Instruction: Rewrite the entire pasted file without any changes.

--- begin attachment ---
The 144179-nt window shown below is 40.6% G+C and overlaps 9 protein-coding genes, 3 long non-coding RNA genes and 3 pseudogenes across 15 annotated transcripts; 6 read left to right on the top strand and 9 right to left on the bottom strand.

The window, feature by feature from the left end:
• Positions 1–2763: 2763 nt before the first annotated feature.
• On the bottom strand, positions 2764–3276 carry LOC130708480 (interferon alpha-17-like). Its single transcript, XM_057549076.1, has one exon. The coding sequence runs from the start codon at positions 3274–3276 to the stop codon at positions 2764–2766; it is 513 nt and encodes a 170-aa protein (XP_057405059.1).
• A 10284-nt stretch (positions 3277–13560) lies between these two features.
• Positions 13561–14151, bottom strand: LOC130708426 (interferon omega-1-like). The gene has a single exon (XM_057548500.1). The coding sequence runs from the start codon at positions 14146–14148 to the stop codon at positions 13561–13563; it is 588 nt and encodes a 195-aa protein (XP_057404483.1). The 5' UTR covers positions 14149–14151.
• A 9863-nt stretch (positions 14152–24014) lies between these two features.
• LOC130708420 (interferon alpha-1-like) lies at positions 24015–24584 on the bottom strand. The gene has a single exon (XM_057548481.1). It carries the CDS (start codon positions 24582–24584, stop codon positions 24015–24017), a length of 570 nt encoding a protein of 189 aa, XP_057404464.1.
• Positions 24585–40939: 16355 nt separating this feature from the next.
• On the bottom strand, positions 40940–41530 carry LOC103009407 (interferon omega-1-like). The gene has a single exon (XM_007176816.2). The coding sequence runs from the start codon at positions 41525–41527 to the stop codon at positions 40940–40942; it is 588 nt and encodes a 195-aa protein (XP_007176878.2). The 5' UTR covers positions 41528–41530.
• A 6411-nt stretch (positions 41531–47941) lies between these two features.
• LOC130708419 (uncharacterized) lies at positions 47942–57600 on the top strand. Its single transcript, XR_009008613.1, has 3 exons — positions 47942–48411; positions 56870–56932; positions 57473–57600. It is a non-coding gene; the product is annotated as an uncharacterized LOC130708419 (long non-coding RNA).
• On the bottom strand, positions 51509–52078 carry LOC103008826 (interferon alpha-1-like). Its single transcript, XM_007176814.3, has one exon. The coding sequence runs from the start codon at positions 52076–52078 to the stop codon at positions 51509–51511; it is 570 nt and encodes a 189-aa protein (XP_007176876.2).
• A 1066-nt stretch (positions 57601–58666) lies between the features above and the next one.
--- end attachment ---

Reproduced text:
The 144179-nt window shown below is 40.6% G+C and overlaps 9 protein-coding genes, 3 long non-coding RNA genes and 3 pseudogenes across 15 annotated transcripts; 6 read left to right on the top strand and 9 right to left on the bottom strand.

The window, feature by feature from the left end:
• Positions 1–2763: 2763 nt before the first annotated feature.
• On the bottom strand, positions 2764–3276 carry LOC130708480 (interferon alpha-17-like). Its single transcript, XM_057549076.1, has one exon. The coding sequence runs from the start codon at positions 3274–3276 to the stop codon at positions 2764–2766; it is 513 nt and encodes a 170-aa protein (XP_057405059.1).
• A 10284-nt stretch (positions 3277–13560) lies between these two features.
• Positions 13561–14151, bottom strand: LOC130708426 (interferon omega-1-like). The gene has a single exon (XM_057548500.1). The coding sequence runs from the start codon at positions 14146–14148 to the stop codon at positions 13561–13563; it is 588 nt and encodes a 195-aa protein (XP_057404483.1). The 5' UTR covers positions 14149–14151.
• A 9863-nt stretch (positions 14152–24014) lies between these two features.
• LOC130708420 (interferon alpha-1-like) lies at positions 24015–24584 on the bottom strand. The gene has a single exon (XM_057548481.1). It carries the CDS (start codon positions 24582–24584, stop codon positions 24015–24017), a length of 570 nt encoding a protein of 189 aa, XP_057404464.1.
• Positions 24585–40939: 16355 nt separating this feature from the next.
• On the bottom strand, positions 40940–41530 carry LOC103009407 (interferon omega-1-like). The gene has a single exon (XM_007176816.2). The coding sequence runs from the start codon at positions 41525–41527 to the stop codon at positions 40940–40942; it is 588 nt and encodes a 195-aa protein (XP_007176878.2). The 5' UTR covers positions 41528–41530.
• A 6411-nt stretch (positions 41531–47941) lies between these two features.
• LOC130708419 (uncharacterized) lies at positions 47942–57600 on the top strand. Its single transcript, XR_009008613.1, has 3 exons — positions 47942–48411; positions 56870–56932; positions 57473–57600. It is a non-coding gene; the product is annotated as an uncharacterized LOC130708419 (long non-coding RNA).
• On the bottom strand, positions 51509–52078 carry LOC103008826 (interferon alpha-1-like). Its single transcript, XM_007176814.3, has one exon. The coding sequence runs from the start codon at positions 52076–52078 to the stop codon at positions 51509–51511; it is 570 nt and encodes a 189-aa protein (XP_007176876.2).
• A 1066-nt stretch (positions 57601–58666) lies between the features above and the next one.